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Are you a saver or an investor? The answer might surprise you

Change to Spare

Every time you break a bill and get change back, put it in a jar to act as a piggy bank. When the jar is full, take it to the bank and deposit it. Some banks offer free coin counting machines which alleviates the task of counting coins on the dining room table.


Would you consider yourself a saver or an investor? Chancesare, for most Canadians, the answer would be the former. But you may in fact really be an investor, and your mindset can have a big impact on your potential growth prospects, financial experts say.

“People who consider themselves savers are usually more concerned with capital preservation than with using their assets to increase their wealth,” says Robert Stammers, director of investor education at the CFA Institute ( The perception of being a saver could explain why some people are reluctant to take on additional risk to realize higher returns to reach long-term financial goals.

A defined contribution (DC) survey by State Street Global Advisors conducted last year found that only 31 per cent of US participants, 26 per cent of UK participants and 17 percent of Ireland participants said they feel confident that they will have enough saved through their employer sponsored DC plan to afford the lifestyle they want in retirement. At the time, Nigel Aston, managing director of the company’s UK DC said in a statement that the results highlight the fact that DC members principally view themselves as savers, not investors.

“We’re seeing consistently high levels of discomfort around market volatility, so it is more important than ever to ensure that pension plans offer investments that address this concern,” Aston said. “Default strategies that balance risk and return can help increase the effectiveness of long-term saving efforts.”

Part of the reason people may not consider themselves investors is that the collective understanding of the term is too narrow, according to Stammers.

“Defined contribution members are certainly investors,” he says. “What is an investor? The current definition is someone who employs capital with the expectation of financial return. That’s too limiting. Most home owners I know, their primary reason for buying a home was not the financial return they were going to get on equity but rather that they need a secure place to live, they didn’t want to pay rent or they were afraid rent was going to keep going up…The financial returns were secondary, and a lot of homeowners don’t consider themselves real estate investors. But they are impacted by what happens in the real estate market.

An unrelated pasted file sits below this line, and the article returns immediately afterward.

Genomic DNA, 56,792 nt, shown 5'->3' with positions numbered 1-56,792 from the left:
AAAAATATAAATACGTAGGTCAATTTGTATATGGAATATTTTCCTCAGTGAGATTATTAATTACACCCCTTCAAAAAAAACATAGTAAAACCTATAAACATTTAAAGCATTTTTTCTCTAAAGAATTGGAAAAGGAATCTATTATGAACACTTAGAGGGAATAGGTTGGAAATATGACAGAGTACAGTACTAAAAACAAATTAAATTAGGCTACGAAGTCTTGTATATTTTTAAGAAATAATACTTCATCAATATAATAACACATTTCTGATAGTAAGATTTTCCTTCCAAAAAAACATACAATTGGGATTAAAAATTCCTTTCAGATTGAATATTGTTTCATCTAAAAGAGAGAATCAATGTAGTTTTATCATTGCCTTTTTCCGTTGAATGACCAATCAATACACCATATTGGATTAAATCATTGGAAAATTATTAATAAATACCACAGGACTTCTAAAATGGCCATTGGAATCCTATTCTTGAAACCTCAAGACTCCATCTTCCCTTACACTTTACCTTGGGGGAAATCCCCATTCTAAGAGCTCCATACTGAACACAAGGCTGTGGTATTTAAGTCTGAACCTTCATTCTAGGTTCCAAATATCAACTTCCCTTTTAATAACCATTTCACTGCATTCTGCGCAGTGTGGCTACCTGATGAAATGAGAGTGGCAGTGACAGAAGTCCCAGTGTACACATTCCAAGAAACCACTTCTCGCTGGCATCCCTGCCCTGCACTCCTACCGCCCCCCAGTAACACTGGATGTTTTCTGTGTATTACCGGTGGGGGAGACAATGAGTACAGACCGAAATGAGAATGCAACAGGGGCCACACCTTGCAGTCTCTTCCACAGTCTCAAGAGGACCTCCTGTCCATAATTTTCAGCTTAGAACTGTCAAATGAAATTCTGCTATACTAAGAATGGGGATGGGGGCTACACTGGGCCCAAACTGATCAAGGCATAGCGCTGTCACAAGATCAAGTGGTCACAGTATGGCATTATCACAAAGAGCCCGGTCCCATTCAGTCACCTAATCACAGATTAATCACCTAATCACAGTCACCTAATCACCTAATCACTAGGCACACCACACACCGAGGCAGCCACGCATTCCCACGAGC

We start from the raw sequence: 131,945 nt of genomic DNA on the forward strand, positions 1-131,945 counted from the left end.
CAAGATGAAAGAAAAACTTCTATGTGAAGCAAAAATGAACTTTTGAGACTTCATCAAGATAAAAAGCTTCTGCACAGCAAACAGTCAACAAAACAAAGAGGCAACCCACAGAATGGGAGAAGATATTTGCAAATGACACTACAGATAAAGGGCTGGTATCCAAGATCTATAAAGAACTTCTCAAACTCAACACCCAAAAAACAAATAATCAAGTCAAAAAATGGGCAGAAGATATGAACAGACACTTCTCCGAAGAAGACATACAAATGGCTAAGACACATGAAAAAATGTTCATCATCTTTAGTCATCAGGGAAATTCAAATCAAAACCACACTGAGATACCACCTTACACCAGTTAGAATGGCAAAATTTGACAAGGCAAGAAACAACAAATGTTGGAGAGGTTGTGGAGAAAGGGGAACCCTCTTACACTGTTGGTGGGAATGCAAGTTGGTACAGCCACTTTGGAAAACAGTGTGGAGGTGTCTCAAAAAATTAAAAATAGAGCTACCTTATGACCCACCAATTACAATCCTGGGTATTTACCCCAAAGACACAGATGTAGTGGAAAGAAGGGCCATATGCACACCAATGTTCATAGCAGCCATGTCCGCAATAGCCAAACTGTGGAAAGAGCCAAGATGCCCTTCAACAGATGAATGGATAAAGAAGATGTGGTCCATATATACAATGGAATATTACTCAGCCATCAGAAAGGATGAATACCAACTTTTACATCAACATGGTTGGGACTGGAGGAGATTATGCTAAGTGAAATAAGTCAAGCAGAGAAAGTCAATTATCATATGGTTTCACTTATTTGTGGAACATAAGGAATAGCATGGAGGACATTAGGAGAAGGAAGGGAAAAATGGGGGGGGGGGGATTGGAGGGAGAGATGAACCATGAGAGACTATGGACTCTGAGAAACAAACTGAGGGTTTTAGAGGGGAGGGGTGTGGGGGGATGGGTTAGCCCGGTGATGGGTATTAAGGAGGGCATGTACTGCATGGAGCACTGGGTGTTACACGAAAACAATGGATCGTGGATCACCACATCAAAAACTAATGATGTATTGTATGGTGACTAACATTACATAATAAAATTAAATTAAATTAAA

“People with any kind of financial asset are an investor, because their wealth and financial life is impacted by capital markets,” he adds.

Certified financial planner Tina Tehranchian with Assante Wealth Management Ltd. ( in Richmond Hill, Ontario, says that savers usually play it safe with products like high-interest savings accounts, treasury bills, and cashable GICs.

The trade-off for the security and ready availability of these savings methods is that you will earn a low interest rate on your savings and your money cannot work hard for you,” Tehranchian says. “CDIC [Canada Deposit Insurance Corporation] protection would be very important for savers to ensure they are not going to lose their savings as a result of the insolvency of the financial institution where they save their money.”

An investor, meanwhile, is more concerned about growth of capital than safety of principal.

“An investor would take a chance and withstand short-term volatility by investing in securities, mutual funds and similar investments that are not insured by CDIC in the hope of earning higher returns than would be possible by using savings vehicles,” Tehranchian says. “Investors have a greater chance of losing money than savers do but they also have a greater chance of earning significantly higher returns on their money over the long term….The longer the time horizon of an investor is, the lower the chances of permanent loss of capital would be provided that investor invests in a well-diversified portfolio of securities.”

The two extremes when it comes to a person’s financial mindset, Tehranchian says, are fear and greed, both of which will affect an individual’s bottom line.

“If you lose sleep over the mere thought of receiving a statement that shows a loss on your investments no matter how temporary that loss might be, then your feelings of fear of loss rule your mindset and will cause you to avoid any type of risk even if it could mean potentially higher returns in the long run,” she says. “On the other hand, if promises of high returns entice you to invest in the riskiest ventures with slim chances of real profits, then your mindset is that of greed and this could be as dangerous if not more so than a mindset of fear and no tolerance for volatility.”

For most people with a longer term time horizon, she says, the challenge is striking a meaningful balance between fear and greed and taking calculated risks.

“This is where the help of a CFP can be vital in helping calculate the rate of return that you need to reach your saving and investment goals and choosing the products that can help you reach your objectives with the amount of risk you are comfortable taking,” Tehranchian says.

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